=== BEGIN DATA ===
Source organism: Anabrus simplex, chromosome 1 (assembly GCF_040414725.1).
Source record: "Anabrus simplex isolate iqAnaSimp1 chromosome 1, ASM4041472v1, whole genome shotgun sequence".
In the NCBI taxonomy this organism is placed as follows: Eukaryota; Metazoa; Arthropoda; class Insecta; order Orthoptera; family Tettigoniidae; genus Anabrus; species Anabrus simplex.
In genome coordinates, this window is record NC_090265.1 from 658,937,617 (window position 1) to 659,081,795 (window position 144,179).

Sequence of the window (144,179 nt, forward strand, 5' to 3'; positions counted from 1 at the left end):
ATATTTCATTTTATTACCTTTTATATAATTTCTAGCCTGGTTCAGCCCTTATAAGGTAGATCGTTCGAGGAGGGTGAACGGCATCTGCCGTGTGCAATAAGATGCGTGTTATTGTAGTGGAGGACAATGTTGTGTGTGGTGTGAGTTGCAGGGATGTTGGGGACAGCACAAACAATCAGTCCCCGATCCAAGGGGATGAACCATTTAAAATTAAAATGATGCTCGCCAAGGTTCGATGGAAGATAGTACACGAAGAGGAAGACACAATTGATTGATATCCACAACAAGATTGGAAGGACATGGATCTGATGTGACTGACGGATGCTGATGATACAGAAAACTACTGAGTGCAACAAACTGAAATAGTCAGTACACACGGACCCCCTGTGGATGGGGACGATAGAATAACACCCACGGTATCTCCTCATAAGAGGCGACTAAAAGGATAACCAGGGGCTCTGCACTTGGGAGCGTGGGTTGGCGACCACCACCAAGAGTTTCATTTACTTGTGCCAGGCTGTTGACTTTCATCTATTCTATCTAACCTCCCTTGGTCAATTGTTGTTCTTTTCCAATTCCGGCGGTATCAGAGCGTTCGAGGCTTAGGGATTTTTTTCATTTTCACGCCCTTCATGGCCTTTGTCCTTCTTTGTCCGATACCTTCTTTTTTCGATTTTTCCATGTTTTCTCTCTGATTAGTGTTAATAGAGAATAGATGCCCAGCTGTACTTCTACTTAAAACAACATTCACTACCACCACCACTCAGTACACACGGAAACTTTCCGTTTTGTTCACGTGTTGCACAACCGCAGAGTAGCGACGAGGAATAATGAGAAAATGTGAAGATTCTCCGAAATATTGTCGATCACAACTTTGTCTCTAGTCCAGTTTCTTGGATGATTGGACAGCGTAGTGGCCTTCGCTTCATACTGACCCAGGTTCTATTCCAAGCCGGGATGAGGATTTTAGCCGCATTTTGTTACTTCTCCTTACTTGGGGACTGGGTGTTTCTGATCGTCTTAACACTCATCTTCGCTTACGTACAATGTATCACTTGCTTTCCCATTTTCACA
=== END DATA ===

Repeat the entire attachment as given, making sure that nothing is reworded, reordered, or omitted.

Source organism: Anabrus simplex, chromosome 1 (assembly GCF_040414725.1).
Source record: "Anabrus simplex isolate iqAnaSimp1 chromosome 1, ASM4041472v1, whole genome shotgun sequence".
In the NCBI taxonomy this organism is placed as follows: Eukaryota; Metazoa; Arthropoda; class Insecta; order Orthoptera; family Tettigoniidae; genus Anabrus; species Anabrus simplex.
In genome coordinates, this window is record NC_090265.1 from 658,937,617 (window position 1) to 659,081,795 (window position 144,179).

Sequence of the window (144,179 nt, forward strand, 5' to 3'; positions counted from 1 at the left end):
ATATTTCATTTTATTACCTTTTATATAATTTCTAGCCTGGTTCAGCCCTTATAAGGTAGATCGTTCGAGGAGGGTGAACGGCATCTGCCGTGTGCAATAAGATGCGTGTTATTGTAGTGGAGGACAATGTTGTGTGTGGTGTGAGTTGCAGGGATGTTGGGGACAGCACAAACAATCAGTCCCCGATCCAAGGGGATGAACCATTTAAAATTAAAATGATGCTCGCCAAGGTTCGATGGAAGATAGTACACGAAGAGGAAGACACAATTGATTGATATCCACAACAAGATTGGAAGGACATGGATCTGATGTGACTGACGGATGCTGATGATACAGAAAACTACTGAGTGCAACAAACTGAAATAGTCAGTACACACGGACCCCCTGTGGATGGGGACGATAGAATAACACCCACGGTATCTCCTCATAAGAGGCGACTAAAAGGATAACCAGGGGCTCTGCACTTGGGAGCGTGGGTTGGCGACCACCACCAAGAGTTTCATTTACTTGTGCCAGGCTGTTGACTTTCATCTATTCTATCTAACCTCCCTTGGTCAATTGTTGTTCTTTTCCAATTCCGGCGGTATCAGAGCGTTCGAGGCTTAGGGATTTTTTTCATTTTCACGCCCTTCATGGCCTTTGTCCTTCTTTGTCCGATACCTTCTTTTTTCGATTTTTCCATGTTTTCTCTCTGATTAGTGTTAATAGAGAATAGATGCCCAGCTGTACTTCTACTTAAAACAACATTCACTACCACCACCACTCAGTACACACGGAAACTTTCCGTTTTGTTCACGTGTTGCACAACCGCAGAGTAGCGACGAGGAATAATGAGAAAATGTGAAGATTCTCCGAAATATTGTCGATCACAACTTTGTCTCTAGTCCAGTTTCTTGGATGATTGGACAGCGTAGTGGCCTTCGCTTCATACTGACCCAGGTTCTATTCCAAGCCGGGATGAGGATTTTAGCCGCATTTTGTTACTTCTCCTTACTTGGGGACTGGGTGTTTCTGATCGTCTTAACACTCATCTTCGCTTACGTACAATGTATCACTTGCTTTCCCATTTTCACA